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View: Budget 2020 is a building block for renewed emphasis on taxes

Aided by a lower base and indicators suggesting that the worst is over (detailed in the Survey), the lower end of that band is achievable.

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Last Updated: Feb 02, 2020, 12.03 PM IST
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By Bibek Debroy

Attention often focuses on the fiscal deficit-GDP (or revenue-primary deficit) ratio. Revised estimates for 2019-20 show this to be 3.8% while finance minister Nirmala Sitharaman’s budget projects 3.5% in 2020-21. As a ratio, any reduction more than 0.5% a year is not believable. Whether it is fiscal or primary deficit, the budget projects a 0.3% reduction.

This is entirely plausible. Minor deviation from Fiscal Responsibility and Budget Management (FRBM) Act apart, one should laud an adherence to the goal of fiscal consolidation. For both numerator (for tax revenue) and denominator, the ratio depends on GDP assumptions. The Economic Survey 2019-20 suggests a 6-6.5% band for real GDP growth in 2020-21.

Aided by a lower base and indicators suggesting that the worst is over (detailed in the Survey), the lower end of that band is achievable. Hence a nominal GDP growth of 10% assumed in Saturday’s budget is realistic. An excessively optimistic 11.5% would have made life difficult for both tax officers and taxpayers.

Over the revised estimates (RE) of 2019-20, the overall tax revenue growth is marginally short of 12%, not overly ambitious. On the revenue side, eyebrows may be raised at the disinvestment target of Rs 2,10,000 crore, especially because in 2019-20, GoI managed Rs 65,000 crore, not the projected Rs 1,05,000 crore. But given the ambitious disinvestment and privatisation programme — and since there is a timeline beyond the numbers figuring in budget calculations — such criticism is misplaced.

GoI’s policies are a continuation of what occurs on days other than Budget Day. There is continuity between the policies of the first Narendra Modi government and the second, highlighted by the FM towards the beginning of her speech.

While people have unrealistic assumptions of budgets, expectations should focus on taxes. Here, too, indirect taxes are largely the domain of the GST Council, though the budget foes mention simplification in procedures — cash rewards for customers who want invoices, simplified returns (from April 2020), electronic invoices and Aadhaar-based verification of taxpayers.

There is some rationalisation of customs duties, too, with an implied review of free trade agreements (FTAs) (rules of origin), safeguards, anti-dumping, and the interesting idea of crowdsourcing for suggestions on reviewing customs duty exemption.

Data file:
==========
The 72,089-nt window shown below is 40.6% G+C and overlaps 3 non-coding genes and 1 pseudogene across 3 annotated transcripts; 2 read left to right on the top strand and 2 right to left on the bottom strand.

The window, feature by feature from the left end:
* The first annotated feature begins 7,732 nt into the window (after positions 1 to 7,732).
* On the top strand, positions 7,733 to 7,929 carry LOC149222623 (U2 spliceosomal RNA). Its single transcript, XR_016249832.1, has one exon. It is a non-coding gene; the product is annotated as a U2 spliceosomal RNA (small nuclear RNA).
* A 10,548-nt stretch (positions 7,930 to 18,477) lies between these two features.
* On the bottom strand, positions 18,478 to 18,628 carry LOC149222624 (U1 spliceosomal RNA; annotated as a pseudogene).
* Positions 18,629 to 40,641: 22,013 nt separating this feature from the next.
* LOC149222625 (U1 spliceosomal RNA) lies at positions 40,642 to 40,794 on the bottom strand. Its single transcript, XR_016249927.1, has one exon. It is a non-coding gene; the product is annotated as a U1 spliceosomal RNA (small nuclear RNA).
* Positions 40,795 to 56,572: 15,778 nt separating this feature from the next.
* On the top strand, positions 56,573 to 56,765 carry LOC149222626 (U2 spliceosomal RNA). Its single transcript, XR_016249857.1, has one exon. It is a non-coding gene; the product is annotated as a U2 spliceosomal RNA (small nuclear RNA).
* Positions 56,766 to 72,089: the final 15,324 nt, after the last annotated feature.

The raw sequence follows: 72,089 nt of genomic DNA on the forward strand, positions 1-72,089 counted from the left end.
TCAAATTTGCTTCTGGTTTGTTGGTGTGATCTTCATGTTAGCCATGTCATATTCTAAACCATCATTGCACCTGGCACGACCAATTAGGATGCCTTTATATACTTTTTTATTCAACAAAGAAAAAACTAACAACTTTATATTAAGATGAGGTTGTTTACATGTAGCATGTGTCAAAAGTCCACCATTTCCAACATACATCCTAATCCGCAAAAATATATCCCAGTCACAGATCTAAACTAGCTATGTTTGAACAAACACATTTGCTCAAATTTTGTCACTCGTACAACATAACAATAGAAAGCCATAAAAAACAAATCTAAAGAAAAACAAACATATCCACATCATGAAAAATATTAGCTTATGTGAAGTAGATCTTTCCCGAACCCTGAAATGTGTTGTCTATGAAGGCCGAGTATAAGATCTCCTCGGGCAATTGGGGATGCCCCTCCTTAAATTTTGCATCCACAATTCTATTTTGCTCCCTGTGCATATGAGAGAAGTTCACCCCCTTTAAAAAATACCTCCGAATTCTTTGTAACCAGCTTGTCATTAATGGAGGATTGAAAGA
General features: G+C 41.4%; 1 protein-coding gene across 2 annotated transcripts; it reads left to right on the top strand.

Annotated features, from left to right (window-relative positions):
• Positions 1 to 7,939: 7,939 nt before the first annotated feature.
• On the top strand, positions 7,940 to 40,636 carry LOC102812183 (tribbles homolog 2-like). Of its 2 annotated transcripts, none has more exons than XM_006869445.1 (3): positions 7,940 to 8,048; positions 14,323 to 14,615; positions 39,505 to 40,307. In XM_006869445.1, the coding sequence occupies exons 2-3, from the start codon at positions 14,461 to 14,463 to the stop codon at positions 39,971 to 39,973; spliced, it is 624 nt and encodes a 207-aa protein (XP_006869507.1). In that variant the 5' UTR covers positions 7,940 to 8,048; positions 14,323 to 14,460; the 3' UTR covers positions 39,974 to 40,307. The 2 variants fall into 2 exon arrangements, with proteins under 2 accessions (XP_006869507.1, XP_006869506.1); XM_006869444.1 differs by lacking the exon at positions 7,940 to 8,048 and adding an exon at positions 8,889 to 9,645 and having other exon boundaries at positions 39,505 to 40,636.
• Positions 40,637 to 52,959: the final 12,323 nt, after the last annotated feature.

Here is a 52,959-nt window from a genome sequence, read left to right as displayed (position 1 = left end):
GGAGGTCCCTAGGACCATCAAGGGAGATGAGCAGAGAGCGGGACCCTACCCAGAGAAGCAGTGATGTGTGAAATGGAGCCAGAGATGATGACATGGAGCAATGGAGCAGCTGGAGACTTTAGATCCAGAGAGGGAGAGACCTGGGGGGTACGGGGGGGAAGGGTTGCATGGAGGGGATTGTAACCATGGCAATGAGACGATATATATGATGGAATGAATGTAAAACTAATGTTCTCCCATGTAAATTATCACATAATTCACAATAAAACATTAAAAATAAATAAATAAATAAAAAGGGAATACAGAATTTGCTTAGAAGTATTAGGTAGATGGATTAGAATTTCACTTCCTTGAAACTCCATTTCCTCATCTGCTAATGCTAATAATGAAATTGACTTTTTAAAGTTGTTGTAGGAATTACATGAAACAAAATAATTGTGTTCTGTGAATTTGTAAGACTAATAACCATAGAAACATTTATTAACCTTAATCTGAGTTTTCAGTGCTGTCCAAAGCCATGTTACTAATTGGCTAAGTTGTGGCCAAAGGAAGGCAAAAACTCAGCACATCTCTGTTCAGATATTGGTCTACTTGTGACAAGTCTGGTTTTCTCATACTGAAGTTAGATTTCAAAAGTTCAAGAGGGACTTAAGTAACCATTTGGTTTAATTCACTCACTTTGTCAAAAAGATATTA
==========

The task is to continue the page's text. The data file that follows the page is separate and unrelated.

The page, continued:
For corporate taxes, reductions had already been announced, with choice factored in — an entity opting for a higher rate with exemptions, or a lower rate with no exemptions. Since an unincorporated enterprise pays personal income-tax rates, a similar initiative was expected for personal income taxation, even though citizens sometimes expect lower rates, with continuation of exemptions.

If there are expectations about government funding physical and social infrastructure, and compliance costs declining, one can’t expect the continuation of exemptions. Sitharaman has told us that there were more than 100 (120, actually) exemptions in the Income-tax Act.

In a simplification process, about 70 have been scrapped. For the ones that remain, there is now choice. The principle of choice is unexceptionable, although we have five slabs (six, if you count the segment below threshold). This means there are too many slabs, unacceptable if one is indeed simplifying. But the primary objective is exemption removal. Once revenue implications are clear, there will be fewer slabs. Savings have often been driven by tax-reduction clauses (such as 80C). Such clauses have also influenced form in which an individual maintains savings, distorting choice across savings instruments. A consequence of changes is a shift in the emphasis from savings to consumption, and making the nature of savings neutral vis-a-vis tax policy.

To state the obvious, choice is more exercisable for new taxpayers. Older taxpayers are often locked into existing savings schemes. One should also mention tax facilitation measures — PAN linked to Aadhaar, reduction of direct tax litigation, faceless appeals, and a charter for taxpayers (India will be the third country to have this).

Finally, there have been changes in the way dividends are taxed, deductions for startups, tax payment on employee stock ownership plans (ESOPs), audit thresholds for micro, small and medium enterprises (MSMEs) and tax concessions for foreign direct investment (FDI).

One should remember, GST is still a work in progress, and pending final recommendations of the 15th Finance Commission, a revamp of public expenditure has to wait. The 2020-21 budget is a building block.

(Author is the current Chairman, Prime Minister’s Economic Council)

(Disclaimer: The opinions expressed in this column are that of the writer. The facts and opinions expressed here do not reflect the views of www.economictimes.com.)
(Catch all the Business News, Breaking News Events and Latest News Updates on The Economic Times.)

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